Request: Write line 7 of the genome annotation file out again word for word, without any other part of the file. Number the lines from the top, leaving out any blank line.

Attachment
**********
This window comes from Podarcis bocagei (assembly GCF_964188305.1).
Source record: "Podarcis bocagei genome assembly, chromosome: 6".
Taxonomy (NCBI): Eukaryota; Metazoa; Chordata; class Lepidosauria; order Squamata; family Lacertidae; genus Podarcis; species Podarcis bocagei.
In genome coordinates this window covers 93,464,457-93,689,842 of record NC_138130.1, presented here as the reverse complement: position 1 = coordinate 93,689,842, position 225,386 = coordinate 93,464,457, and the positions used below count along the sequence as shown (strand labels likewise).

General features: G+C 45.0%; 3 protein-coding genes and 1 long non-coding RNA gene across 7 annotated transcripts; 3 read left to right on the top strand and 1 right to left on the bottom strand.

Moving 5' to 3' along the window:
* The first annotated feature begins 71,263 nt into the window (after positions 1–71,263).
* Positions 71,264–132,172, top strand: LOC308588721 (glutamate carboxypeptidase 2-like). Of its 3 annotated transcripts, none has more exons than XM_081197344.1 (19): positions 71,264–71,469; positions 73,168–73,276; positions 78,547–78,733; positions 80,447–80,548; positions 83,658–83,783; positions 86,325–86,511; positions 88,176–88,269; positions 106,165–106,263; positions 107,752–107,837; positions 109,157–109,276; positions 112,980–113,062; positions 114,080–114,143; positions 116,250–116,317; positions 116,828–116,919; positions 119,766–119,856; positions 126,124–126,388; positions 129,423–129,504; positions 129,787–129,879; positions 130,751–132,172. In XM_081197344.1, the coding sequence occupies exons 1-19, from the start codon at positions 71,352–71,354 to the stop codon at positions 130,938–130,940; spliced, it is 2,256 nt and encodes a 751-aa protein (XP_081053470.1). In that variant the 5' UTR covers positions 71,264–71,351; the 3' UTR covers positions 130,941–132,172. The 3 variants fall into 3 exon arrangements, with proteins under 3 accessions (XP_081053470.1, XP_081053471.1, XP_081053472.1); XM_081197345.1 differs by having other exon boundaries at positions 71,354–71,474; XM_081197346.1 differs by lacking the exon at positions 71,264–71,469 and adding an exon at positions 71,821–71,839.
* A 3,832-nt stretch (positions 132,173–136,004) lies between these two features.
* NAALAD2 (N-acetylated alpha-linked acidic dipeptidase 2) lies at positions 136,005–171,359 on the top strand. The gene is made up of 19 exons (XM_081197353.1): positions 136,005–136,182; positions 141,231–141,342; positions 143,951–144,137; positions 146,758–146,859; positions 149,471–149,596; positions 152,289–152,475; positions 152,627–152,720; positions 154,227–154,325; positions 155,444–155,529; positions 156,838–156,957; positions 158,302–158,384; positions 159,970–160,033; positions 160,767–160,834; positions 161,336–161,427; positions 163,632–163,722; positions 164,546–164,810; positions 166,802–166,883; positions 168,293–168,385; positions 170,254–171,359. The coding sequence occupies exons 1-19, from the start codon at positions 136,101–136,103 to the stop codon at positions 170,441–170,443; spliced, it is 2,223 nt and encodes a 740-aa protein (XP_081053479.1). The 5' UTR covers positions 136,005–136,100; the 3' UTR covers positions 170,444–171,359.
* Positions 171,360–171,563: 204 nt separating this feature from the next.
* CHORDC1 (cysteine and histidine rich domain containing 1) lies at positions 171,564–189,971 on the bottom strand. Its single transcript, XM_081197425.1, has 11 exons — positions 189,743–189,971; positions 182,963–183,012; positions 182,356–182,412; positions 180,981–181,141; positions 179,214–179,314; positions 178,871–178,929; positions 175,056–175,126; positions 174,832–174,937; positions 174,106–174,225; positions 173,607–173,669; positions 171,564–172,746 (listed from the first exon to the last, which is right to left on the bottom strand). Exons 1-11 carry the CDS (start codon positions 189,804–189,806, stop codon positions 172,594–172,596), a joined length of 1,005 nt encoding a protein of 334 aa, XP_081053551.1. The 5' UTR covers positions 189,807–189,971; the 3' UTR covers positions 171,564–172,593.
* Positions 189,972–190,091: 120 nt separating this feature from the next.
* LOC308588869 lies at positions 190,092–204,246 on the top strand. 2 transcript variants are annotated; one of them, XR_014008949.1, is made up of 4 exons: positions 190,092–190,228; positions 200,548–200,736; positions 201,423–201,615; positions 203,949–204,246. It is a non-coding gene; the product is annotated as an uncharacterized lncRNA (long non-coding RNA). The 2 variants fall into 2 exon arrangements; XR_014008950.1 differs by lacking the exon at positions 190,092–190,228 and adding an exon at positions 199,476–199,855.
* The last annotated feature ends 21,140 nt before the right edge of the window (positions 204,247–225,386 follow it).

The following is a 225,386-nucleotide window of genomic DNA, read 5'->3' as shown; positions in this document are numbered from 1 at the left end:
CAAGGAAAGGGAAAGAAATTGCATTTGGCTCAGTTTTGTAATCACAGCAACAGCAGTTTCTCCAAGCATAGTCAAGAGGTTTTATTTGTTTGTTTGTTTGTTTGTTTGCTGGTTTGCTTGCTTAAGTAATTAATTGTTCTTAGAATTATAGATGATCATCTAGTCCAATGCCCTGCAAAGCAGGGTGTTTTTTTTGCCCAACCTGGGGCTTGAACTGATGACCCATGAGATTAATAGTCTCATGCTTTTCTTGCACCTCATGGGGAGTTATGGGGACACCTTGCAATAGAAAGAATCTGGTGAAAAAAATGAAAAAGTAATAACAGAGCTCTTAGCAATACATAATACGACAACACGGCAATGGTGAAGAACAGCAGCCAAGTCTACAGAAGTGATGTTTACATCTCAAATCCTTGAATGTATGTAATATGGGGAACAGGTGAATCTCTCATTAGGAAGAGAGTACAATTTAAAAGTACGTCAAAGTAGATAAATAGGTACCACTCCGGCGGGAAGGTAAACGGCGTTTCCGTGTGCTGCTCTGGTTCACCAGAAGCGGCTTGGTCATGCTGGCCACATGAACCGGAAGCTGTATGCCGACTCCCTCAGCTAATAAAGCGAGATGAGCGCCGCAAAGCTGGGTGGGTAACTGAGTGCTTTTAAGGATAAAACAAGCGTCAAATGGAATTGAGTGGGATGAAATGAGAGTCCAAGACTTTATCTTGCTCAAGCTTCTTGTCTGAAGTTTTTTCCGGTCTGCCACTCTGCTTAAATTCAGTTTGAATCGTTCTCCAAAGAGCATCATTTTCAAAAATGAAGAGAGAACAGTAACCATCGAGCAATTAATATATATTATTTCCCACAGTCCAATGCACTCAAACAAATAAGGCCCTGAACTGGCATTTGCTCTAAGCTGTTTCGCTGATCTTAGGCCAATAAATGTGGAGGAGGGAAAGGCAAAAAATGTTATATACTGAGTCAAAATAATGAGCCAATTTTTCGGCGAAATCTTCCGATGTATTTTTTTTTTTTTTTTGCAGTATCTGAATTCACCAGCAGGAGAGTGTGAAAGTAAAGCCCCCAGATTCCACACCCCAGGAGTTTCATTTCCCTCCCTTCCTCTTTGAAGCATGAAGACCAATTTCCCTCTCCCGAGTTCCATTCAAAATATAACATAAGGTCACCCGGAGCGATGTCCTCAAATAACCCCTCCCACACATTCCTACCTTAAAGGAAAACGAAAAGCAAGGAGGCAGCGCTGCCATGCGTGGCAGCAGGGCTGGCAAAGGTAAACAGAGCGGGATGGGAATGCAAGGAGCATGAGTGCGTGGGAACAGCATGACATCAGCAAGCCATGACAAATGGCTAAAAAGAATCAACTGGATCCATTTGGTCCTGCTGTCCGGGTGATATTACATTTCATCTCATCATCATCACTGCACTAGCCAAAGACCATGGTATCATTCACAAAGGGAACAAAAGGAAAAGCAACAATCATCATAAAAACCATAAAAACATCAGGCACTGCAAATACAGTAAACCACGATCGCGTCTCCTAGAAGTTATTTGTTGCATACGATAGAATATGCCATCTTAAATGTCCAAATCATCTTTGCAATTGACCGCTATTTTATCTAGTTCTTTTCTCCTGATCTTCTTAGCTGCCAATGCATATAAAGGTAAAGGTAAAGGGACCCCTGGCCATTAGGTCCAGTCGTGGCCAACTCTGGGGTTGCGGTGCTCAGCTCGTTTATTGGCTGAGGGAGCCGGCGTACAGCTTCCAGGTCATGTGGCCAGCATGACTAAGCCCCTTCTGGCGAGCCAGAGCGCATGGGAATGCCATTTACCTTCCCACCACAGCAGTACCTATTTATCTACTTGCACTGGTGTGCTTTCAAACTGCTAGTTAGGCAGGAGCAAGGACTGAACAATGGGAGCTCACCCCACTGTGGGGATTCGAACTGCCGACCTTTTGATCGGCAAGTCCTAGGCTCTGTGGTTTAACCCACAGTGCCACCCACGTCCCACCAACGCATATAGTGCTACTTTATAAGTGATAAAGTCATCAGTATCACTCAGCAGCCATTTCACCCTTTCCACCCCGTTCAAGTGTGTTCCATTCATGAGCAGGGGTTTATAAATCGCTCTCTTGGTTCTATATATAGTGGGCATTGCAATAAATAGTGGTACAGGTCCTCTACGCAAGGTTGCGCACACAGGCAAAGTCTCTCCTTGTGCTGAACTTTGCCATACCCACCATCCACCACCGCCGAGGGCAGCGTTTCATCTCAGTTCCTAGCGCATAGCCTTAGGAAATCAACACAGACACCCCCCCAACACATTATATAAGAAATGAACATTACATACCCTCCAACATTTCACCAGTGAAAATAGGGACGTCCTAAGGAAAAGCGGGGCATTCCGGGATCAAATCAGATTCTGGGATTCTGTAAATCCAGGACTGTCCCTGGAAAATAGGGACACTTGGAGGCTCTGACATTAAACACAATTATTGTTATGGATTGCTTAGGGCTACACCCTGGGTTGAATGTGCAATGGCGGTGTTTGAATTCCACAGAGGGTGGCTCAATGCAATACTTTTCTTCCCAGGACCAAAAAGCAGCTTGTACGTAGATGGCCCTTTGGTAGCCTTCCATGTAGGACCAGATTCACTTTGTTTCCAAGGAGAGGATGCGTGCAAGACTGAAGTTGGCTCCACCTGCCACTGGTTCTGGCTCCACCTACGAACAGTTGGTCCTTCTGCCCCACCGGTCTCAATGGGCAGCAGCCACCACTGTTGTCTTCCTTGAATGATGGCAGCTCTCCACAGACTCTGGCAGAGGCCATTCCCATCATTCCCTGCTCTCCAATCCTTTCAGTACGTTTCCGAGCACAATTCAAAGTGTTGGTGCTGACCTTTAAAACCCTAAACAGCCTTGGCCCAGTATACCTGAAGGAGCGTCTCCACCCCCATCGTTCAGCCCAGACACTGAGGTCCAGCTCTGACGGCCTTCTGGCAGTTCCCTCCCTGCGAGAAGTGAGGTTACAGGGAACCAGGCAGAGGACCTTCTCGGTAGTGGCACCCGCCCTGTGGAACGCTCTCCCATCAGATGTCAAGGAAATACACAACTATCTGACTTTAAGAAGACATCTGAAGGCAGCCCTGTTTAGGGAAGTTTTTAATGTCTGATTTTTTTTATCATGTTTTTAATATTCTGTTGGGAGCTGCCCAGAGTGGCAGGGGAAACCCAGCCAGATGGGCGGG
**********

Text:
* The first annotated feature begins 71,263 nt into the window (after positions 1–71,263).